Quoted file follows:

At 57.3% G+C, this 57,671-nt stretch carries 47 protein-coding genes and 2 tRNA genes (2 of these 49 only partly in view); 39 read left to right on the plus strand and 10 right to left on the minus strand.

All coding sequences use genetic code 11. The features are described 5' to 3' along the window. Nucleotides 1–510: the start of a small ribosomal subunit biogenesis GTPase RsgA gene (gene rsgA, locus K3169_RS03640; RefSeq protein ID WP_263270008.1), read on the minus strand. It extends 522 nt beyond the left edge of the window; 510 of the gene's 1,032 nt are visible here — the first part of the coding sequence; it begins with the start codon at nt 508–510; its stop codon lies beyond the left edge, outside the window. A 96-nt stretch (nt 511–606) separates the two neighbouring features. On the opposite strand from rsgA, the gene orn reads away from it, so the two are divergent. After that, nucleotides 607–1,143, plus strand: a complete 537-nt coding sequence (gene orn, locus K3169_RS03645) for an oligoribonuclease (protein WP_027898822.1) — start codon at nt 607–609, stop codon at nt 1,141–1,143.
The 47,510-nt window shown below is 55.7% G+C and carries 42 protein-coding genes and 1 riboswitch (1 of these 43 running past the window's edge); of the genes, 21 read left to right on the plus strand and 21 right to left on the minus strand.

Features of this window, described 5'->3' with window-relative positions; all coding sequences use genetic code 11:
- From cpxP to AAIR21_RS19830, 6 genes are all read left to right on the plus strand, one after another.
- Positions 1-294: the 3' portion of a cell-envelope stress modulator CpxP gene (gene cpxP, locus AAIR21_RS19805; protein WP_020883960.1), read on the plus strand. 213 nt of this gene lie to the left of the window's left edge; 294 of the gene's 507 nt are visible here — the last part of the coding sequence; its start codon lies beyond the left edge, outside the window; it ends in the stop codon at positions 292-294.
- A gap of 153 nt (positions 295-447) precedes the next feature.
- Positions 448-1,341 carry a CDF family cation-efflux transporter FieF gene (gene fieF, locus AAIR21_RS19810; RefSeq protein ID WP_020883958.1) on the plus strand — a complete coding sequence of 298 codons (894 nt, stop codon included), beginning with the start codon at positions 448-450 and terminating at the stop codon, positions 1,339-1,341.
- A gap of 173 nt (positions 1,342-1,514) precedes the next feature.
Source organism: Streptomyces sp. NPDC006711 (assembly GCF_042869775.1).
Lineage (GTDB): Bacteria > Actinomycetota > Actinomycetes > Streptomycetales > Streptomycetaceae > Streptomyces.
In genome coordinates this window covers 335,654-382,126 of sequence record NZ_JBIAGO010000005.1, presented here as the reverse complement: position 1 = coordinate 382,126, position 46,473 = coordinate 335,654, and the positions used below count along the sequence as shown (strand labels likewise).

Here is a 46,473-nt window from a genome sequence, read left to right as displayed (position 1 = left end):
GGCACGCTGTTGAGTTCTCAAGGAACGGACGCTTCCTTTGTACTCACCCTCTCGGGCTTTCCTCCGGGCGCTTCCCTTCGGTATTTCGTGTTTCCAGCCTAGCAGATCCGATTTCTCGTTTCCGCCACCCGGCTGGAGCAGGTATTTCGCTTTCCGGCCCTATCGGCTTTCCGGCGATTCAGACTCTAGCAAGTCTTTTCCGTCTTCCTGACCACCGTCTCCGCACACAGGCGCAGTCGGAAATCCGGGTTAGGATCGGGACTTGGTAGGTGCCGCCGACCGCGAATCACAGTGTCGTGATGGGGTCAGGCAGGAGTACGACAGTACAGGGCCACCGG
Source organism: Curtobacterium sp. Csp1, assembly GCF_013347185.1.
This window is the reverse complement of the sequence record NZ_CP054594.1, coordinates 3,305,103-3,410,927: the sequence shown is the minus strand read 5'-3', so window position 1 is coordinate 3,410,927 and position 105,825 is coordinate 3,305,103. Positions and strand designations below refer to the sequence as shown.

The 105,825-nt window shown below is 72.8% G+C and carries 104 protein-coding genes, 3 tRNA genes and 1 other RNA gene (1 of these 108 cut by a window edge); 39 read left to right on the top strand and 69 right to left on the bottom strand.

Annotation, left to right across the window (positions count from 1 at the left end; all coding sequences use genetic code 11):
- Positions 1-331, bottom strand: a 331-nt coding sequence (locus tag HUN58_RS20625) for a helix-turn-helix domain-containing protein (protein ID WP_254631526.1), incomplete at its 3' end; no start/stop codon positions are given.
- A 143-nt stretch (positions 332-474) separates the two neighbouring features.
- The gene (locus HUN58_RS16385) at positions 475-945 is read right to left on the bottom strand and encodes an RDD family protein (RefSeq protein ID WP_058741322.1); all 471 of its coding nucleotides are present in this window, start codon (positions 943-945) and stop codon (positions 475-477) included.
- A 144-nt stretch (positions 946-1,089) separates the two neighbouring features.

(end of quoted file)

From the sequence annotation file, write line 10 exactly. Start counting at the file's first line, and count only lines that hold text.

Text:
Source organism: Streptomyces sp. NPDC006711 (assembly GCF_042869775.1).